Please bear with me, because in the same way that it is kind of weird and kind of fucked up when a woman says that she’s attracted to Don Draper, I recognize that it is kind of gross to say you want to be a man like Tony Soprano. Really, what most women probably mean is that they like Jon Hamm’s face. So what I am trying to say is not that most men that I know who identify with Tony Soprano hope to one day get into the “garbage business,” but that we simply wish we had some of that brutish, bull in a china shop quality. I am disgusted by most of Tony’s behavior, but I am enamored by the style with which he carried that behavior out. He took care of business, and while that business was selfish, violent, illegal, morally bankrupt, and psychologically damaging to those around him, that business did get taken care of, which is more than you can say for a lot of business these days.

I’m not going to start citing all of the studies that have been done lately about the decline in male self-actualization or whatever the fuck because a) I am too lazy (see: studies) and b) let’s all be honest about what we are talking about here: men are doing FINE. No one is crying for men. Ugh, men.

But if we restrict ourselves to a superficial conversation about male role models as they are related to us in film and television, who do we have? Even Tony Soprano himself, in the show, mourns for the loss of Gary Cooper, the strong silent type. This erosion has been on-going and it is nearly complete. If movies and TV reflect our desires and who we dream of being, who the hell are men dreaming of being these days? Brad Pitt? With his long hair and his sprawling brood and his unattainable spider wife? Nah. George Clooney? With his Italian castle and his string of unserious waitresses and his wry smile when he talks about his back pain? Close, but still not quite right. We certainly don’t want to be Ryan Gosling, who is too pretty and talks with that fake accent. He broke up a fight in the middle of the street? Sure. Now imagine James Gandolfini breaking up that fight.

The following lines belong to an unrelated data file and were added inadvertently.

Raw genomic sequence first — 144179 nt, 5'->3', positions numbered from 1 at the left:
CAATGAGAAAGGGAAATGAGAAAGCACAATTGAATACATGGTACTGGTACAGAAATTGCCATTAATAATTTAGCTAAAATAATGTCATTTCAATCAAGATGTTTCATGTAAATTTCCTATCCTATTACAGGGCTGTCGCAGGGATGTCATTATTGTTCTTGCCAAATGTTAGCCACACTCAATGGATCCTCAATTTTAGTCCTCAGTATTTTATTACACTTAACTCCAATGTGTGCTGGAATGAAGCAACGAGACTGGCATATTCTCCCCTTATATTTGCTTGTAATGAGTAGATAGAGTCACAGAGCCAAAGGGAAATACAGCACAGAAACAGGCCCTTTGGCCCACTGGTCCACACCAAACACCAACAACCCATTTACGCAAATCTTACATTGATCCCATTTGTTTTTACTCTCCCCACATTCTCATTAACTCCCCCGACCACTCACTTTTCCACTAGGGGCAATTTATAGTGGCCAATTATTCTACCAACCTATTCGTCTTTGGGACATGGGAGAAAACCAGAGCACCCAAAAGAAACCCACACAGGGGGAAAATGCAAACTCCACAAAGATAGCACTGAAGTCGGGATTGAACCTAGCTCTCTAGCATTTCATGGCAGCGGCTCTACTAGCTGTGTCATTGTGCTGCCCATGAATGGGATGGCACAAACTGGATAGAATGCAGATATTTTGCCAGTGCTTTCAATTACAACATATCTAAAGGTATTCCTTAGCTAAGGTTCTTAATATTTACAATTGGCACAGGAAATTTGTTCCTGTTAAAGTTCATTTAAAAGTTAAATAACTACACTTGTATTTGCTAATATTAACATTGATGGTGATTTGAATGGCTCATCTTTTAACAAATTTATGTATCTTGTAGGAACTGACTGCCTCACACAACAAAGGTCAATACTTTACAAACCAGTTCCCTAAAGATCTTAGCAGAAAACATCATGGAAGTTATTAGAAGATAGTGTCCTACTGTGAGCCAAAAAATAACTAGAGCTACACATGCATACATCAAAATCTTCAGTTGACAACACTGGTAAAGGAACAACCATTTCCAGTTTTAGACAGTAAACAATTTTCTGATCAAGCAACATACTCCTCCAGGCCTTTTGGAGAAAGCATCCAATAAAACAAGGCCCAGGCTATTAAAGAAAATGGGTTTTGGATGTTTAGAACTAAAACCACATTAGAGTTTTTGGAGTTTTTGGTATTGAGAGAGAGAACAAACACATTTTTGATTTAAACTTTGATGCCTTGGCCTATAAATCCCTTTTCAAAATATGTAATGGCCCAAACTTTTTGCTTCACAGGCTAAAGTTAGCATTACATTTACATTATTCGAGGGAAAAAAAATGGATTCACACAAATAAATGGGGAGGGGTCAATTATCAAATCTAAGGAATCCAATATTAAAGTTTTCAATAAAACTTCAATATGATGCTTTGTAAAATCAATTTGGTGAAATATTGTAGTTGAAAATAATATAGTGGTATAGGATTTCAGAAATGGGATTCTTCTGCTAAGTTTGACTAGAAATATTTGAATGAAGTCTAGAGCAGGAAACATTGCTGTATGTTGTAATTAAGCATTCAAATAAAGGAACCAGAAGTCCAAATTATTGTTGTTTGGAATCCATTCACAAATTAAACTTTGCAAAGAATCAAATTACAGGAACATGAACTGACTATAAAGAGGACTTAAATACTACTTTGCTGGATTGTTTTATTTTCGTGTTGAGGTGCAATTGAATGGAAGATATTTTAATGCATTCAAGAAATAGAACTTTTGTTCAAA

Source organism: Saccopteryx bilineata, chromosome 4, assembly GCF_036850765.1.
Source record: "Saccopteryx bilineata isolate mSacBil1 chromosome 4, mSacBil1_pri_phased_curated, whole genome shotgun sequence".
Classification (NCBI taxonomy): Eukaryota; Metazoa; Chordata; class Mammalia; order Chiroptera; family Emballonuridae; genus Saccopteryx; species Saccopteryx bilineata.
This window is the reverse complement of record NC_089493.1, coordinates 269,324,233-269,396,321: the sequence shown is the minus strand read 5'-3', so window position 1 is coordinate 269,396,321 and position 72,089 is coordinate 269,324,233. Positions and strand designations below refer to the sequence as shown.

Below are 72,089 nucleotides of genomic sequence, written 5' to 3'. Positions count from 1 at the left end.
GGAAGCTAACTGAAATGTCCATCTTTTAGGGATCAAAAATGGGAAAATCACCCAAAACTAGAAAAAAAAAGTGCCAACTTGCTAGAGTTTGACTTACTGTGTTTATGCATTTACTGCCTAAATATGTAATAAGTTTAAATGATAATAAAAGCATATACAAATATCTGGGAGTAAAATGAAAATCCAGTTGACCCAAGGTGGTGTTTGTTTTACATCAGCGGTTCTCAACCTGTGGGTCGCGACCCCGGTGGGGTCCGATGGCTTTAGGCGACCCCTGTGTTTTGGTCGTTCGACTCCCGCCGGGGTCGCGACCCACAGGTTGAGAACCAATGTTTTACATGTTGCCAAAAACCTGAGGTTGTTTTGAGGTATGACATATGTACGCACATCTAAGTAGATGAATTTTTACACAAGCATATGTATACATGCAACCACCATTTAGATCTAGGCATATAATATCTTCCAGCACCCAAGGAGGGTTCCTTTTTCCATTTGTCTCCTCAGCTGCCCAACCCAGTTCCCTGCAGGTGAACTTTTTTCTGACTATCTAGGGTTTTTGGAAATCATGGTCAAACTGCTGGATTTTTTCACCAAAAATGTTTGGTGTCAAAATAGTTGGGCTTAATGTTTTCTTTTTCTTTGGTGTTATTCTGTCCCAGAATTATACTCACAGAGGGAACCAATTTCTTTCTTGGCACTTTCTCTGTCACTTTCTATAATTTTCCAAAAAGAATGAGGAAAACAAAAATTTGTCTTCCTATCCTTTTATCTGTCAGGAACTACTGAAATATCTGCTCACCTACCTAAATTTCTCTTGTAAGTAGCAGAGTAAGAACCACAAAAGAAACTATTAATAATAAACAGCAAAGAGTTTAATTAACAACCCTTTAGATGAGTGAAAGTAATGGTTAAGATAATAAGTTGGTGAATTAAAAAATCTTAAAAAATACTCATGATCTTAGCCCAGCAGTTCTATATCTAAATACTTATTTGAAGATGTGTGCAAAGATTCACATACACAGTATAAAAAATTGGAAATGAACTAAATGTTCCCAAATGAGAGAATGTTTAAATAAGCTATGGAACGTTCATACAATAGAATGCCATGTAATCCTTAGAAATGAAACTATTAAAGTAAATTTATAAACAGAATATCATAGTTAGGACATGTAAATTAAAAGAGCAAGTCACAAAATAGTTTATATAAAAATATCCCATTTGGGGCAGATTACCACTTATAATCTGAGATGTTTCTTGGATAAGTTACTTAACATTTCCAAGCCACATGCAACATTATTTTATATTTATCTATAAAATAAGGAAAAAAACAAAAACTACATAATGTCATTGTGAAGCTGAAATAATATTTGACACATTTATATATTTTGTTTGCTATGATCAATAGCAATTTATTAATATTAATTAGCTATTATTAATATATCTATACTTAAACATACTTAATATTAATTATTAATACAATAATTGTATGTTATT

(I do recognize that I keep conflating the actual actors versus Tony Soprano. It is a rhetorical and logical error that you will allow me in the midst of my grief.)

James Gandolfini represented, through his most well-drawn character, an actual man, with all of his piggishness, yes, but also all of his potential strength and his weakness and his desire to be more. He punched people in the face and he ate big sandwiches and he tried to raise his kids right. He was a horrible father, a worse husband, a sketchy friend, and a selfish lover, but he was doing the best he could. And the fact that James Gandolfini, the actor, died at the age of 51 only adds to the complication. For men and women, we yearn to understand what we are doing here, and to take our best crack at it, hopefully leaving something however small of value behind, always worried that we won’t have enough time because guess what: we almost definitely won’t. So I think that’s why I got sad for a second.

Anyways, I know that this BLOG POST was way too long, but I felt like writing it, and it’s my website, so va fungool, you fat fuck.